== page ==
John Crump has an interview with Cody Wilson at AmmoLand.com. It brings us up to date, but if you’ve been following Wilson and Defense Distributed it doesn’t really break any new ground. But what interested us was the colloquy on the Ghost Gunner. In the interview, John said this about the CNC mill, a device we know and have used a little.
John Crump: Why did Defense Distributed decide to make the CNC machine, The Ghost Gunner (GG)?
Cody Wilson: We needed to make a product we could sell to raise the money to sue the State Department over Liberator. I’m being totally serious. GG came from ideas given to us through the course of Wiki Weapon and the success of DEFCAD. People often suggested we should make a CNC and stop being silly with the printables.
John Crump: The Ghost Gunner 2 is truly revolutionary. Why do you think the NSSF decided not to give membership to Defense Distributed which basically banned DD from shot show?
Cody Wilson: Honestly I think it’s the simple trouble of the association. We are suing the DDTC, a bureau in the State Department that enforces export controls and is a group the NSSF has to make very nice with so they can pretend to continue to influence policy directions. Never mind that they have humiliated themselves with DDTC’s most recent guidance on gunsmithing, not to mention the outright disaster that the last six year of “export control reform” have been. Great work NSSF!
Cody Wilson is probably right about why NSSF wants to keep him at arm’s length: he has no interest in playing nice with others; his Spirit Diplomat is Gavrilo Princip.
But John Crump’s positive description of the GG produced this response in the comments to the article:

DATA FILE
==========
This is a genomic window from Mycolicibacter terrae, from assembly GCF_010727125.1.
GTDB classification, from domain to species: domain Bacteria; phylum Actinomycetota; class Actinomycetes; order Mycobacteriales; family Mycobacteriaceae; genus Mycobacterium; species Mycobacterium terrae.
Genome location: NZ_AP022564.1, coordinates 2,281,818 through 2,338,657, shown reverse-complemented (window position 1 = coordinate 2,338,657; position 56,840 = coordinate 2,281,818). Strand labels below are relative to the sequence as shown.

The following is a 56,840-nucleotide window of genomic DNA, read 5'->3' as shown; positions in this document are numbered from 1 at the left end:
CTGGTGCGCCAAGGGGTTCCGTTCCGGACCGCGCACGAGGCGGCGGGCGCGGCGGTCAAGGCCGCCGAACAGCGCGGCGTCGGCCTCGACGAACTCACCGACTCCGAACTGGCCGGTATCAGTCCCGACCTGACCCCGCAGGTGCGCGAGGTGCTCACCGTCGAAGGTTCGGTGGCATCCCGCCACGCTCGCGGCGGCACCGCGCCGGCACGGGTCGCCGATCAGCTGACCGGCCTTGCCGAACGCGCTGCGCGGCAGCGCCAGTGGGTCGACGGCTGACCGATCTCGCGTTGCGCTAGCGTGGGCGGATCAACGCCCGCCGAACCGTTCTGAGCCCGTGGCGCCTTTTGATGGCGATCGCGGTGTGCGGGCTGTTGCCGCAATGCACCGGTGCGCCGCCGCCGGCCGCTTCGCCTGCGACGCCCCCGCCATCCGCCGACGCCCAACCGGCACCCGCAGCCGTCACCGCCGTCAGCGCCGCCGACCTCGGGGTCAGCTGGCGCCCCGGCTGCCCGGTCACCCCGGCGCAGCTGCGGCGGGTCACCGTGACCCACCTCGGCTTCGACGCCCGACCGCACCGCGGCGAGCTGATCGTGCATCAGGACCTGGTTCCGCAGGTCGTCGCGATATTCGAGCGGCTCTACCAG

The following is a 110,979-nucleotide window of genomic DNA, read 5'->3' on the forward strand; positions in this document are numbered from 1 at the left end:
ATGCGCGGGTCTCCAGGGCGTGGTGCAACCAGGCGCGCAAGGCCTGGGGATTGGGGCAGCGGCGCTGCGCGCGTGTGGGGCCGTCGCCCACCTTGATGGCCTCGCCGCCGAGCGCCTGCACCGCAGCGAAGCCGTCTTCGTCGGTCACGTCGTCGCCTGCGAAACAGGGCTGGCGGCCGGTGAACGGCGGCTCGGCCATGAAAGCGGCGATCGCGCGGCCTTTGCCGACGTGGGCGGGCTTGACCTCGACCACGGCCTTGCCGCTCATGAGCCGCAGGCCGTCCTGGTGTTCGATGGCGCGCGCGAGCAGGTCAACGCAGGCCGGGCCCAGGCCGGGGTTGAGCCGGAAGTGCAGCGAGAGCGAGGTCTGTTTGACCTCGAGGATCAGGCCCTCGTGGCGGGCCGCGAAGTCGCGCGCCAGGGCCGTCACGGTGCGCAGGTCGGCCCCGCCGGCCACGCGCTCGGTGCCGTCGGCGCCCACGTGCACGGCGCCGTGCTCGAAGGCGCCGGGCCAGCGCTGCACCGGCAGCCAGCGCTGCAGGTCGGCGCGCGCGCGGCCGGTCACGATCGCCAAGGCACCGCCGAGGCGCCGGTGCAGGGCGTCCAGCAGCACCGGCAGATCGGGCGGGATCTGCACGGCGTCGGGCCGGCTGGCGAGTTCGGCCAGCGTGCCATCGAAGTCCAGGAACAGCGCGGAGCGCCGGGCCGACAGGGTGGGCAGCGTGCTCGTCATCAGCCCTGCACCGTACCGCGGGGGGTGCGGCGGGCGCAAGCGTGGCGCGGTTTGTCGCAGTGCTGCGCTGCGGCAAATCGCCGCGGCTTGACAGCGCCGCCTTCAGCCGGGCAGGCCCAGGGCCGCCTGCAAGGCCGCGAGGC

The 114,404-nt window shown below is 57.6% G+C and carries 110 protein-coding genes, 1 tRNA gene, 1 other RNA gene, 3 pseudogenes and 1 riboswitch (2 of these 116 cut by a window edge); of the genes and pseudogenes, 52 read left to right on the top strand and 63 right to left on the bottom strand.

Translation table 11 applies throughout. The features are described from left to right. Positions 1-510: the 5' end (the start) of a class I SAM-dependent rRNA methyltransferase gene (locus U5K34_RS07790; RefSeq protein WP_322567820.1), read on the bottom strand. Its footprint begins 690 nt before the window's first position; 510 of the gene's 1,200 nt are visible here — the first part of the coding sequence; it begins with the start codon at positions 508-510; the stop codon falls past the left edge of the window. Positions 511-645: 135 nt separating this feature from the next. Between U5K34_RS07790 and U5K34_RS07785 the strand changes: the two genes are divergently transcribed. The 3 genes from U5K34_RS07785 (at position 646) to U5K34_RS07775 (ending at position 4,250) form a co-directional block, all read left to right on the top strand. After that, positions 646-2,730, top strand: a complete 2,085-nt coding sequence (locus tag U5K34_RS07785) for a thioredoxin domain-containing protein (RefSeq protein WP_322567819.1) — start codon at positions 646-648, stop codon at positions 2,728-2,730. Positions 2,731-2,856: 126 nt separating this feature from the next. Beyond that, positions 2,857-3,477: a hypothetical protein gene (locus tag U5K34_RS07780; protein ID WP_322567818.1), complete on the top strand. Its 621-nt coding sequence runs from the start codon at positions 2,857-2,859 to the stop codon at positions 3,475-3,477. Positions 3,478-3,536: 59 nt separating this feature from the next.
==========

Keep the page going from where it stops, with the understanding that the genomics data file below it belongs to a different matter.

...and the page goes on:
We have to say that our experience with the GG was different than what Ben describes, too, but it was not without glitches. We have successfully milled out lowers with both the Windows and Mac versions of the software. We had some difficulty with setup, early on, and Defense Distributed’s Ben Denio was extremely helpful in getting things sorted out and in production.
We’ve also had one head-crash, trying to cheat a little and use a lower without a 100% milled out takedown pin pocket. In our case, the head crash did no permanent damage, but did cause an overload indicator to light up and we had to reset the whole machine (instructions are included in the manual, but they’re hardly crystal clear).
The manual is difficult to follow and we suspect that it would truly be a nightmare for a less computer-savvy person.
One final problem that we’ve had is that we get fine lines between each depth of the trigger pocket cut. We believe that that is due solely to our GG being on a wheeled cart, and moreover, set on a thin rubber mat on top. The axes of the machine move with considerable vigor, and it is not heavy enough to hold itself down. We suspect that these lines will resolve, giving us an appropriate surface finish, if we lock the GG down better.
The GG community, such as it is, really feels the lack of the forum originally envisioned for open-source solutions sharing. It didn’t happen, not by any fault of Cody’s, Ben’s, or anybody’s at Defense Distributed, but because the State Department took it in its Deep State head to ban anyone talking about making guns. (Rifle-caliber small arms need to come off ITAR, but that’s a whole other issue).
We seem to recall that several WeaponsMan readers have also bought a GhostGunner, and also have had mixed, but mostly positive, results with them. Perhaps we can share some solutions here, and troubleshoot the woes of Ben Miles and anyone else experiencing technical problems.
Kevin was a former Special Forces weapons man (MOS 18B, before the 18 series, 11B with Skill Qualification Indicator of S). His focus was on weapons: their history, effects and employment. He started WeaponsMan.com in 2011 and operated it until he passed away in 2017. His work is being preserved here at the request of his family.